He eventually is assigned the task of traveling through out India to observe. Observe what? Along the way he picks up a side-kick who helps pave the way for him. Never mind the sidekick is a young thief and liar.

After all his so-called adventur
Jul 08, 2013 Tereneh rated it really liked it  ·  review of another edition
Picked up the day before getting on a plane to India. Reading it while riding the train between Delhi and Jodhpur and Jophpur to Jaipur - it may have colored my opinion of what I saw and what I read. Though the writing is at times a bit uneven, overall it is one man's very interesting story. Much of it is true, or all of it? It does not even matter. The cynicism does not take any of the mystery and magic away from the story or from India. It makes it all the more so. A great read.
Feb 18, 2008 Natalie rated it it was amazing  ·  review of another edition
Amaizingly interesting, humorous and sad at the same time, astounding and shocking. Yes, this is India, and Tahir with ease let you smell it, taste it, feel it, you will worry for people there and admire them...
I enjoyed this story of Tahir running around India learning about Magic. I think there may of been a little embellishment in his true story. I believe one should not let strict adherence to the facts get in the way of a good story!
Sep 22, 2016 Dlmrose rated it liked it
Amy Bondurant
Not as Exciting as I Hoped

The synopsis and a podcast with the author piqued my curiosity; however, the plot rambled and the story never really grabbed me.
I have read two other books by Tahir Shah and loved them. They were "The Caliph's House" and "A Year In Casablanca - Casablance Blues". I thought I'd give this one a try but it didn't do anything for me. In fact, I pretty much blew over the pages. It started out fairly good and some of the author's parts of life in India were very interesting. If there was a plot, it rambled on and nothing in the book really grabbed me enough to stay with it. My enthusiasm waned about a quarter of the way throug ...more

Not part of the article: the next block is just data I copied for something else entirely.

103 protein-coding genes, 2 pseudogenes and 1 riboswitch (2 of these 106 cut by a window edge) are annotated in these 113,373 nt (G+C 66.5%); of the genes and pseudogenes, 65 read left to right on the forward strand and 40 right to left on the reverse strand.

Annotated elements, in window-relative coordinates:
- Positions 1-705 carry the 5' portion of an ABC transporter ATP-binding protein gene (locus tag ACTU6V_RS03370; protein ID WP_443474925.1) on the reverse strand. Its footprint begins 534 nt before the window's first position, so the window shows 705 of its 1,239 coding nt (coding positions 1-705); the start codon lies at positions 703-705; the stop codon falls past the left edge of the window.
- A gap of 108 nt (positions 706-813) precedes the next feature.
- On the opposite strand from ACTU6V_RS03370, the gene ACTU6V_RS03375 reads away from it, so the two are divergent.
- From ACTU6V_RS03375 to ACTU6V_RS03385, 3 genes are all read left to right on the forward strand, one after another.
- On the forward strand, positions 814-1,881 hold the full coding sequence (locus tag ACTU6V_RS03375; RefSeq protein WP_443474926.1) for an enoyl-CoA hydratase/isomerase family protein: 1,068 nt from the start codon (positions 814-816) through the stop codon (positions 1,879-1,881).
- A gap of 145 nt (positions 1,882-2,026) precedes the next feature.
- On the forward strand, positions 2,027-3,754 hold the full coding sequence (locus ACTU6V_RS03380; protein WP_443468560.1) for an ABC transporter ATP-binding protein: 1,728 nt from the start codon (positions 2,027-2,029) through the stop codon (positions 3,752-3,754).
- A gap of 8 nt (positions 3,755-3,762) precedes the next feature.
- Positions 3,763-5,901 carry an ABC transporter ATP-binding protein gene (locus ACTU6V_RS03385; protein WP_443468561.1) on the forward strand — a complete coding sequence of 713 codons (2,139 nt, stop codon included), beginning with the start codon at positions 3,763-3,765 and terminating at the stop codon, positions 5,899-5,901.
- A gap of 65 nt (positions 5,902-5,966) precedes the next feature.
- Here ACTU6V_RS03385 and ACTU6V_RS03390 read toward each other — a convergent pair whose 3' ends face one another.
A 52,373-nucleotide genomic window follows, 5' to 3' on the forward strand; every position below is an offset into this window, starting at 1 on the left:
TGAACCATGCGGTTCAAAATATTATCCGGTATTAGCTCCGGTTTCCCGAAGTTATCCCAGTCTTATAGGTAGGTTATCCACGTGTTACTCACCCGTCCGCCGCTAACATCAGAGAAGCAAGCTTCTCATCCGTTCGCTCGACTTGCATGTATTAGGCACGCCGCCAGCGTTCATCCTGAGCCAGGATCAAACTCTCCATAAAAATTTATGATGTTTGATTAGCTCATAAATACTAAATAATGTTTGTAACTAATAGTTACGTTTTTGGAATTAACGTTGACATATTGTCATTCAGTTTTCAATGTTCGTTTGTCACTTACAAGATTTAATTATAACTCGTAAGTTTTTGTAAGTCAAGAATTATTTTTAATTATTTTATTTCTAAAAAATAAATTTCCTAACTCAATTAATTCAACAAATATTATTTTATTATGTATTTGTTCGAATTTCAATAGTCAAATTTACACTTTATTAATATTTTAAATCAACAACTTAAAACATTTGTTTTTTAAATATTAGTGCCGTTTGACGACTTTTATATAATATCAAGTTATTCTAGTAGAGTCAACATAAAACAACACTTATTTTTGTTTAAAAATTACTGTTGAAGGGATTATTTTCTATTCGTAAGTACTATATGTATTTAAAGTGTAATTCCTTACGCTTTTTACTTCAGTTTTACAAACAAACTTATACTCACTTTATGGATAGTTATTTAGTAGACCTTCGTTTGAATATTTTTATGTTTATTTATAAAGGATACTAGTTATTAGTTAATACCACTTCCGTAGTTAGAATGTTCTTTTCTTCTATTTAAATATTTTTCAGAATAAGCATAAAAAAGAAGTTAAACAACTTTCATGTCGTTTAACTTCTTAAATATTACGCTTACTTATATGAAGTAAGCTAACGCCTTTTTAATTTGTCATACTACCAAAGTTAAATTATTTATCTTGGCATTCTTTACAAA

May 20, 2017 P rated it did not like it  ·  review of another edition
The kind of racist stereotypes Tahir Shah deals in here belong in the nineteenth century!
Jun 01, 2012 Ita rated it it was amazing  ·  review of another edition
Recommends it for: All adults
Recommended to Ita by: Tahir Shah
What a Book!

It is little wonder that this, the book which tells of Tahir Shah’s time in India, learning conjuring and illusion from Hakim Feroze – a callous, sadistic, obsessed magician with unnerving occult powers – is his most popular work of travel.

Before initiating him into the secrets of Indian magic, Feroze instils in his apprentice the capacity to endure and insists he becomes a polymath. As if foreseeing the young man’s future life and work, he provides exactly the preparation needed. Th
Jan 21, 2015 Suzan rated it it was amazing  ·  review of another edition
Shelves: non-fiction
An amazing book! Despite the fact it is a work of non-fiction, it sucked me right into the story from the very beginning. I could not put it down! Fascinating view of India and a view that I suspect is seldom reported. I am planning a trip to India in about a year and a half and I felt that it prepared me for the trip in a manner that I have not been able to find in the tourist books. It did make me wonder if I can handle the sheer density of people there. It seems so crowded in comparison to th ...more
Aug 15, 2011 Lane marked it as to-read  ·  review of another edition
Shelves: didn-t-finish
For me it would have been better if the author had written a shorter novel based on his experiences: I got to about page 180 and quit. As amazing as many of the situations were, I tired of the mind games between him and the magician, etc. It was as if the author felt compelled to not leave anything out since it was non-fiction. Became very repetitive. Still, I'm glad I read as much of it as I did. It gave me insights into a cozy mystery that follows a similar theme: The Case of the Man Who Died ...more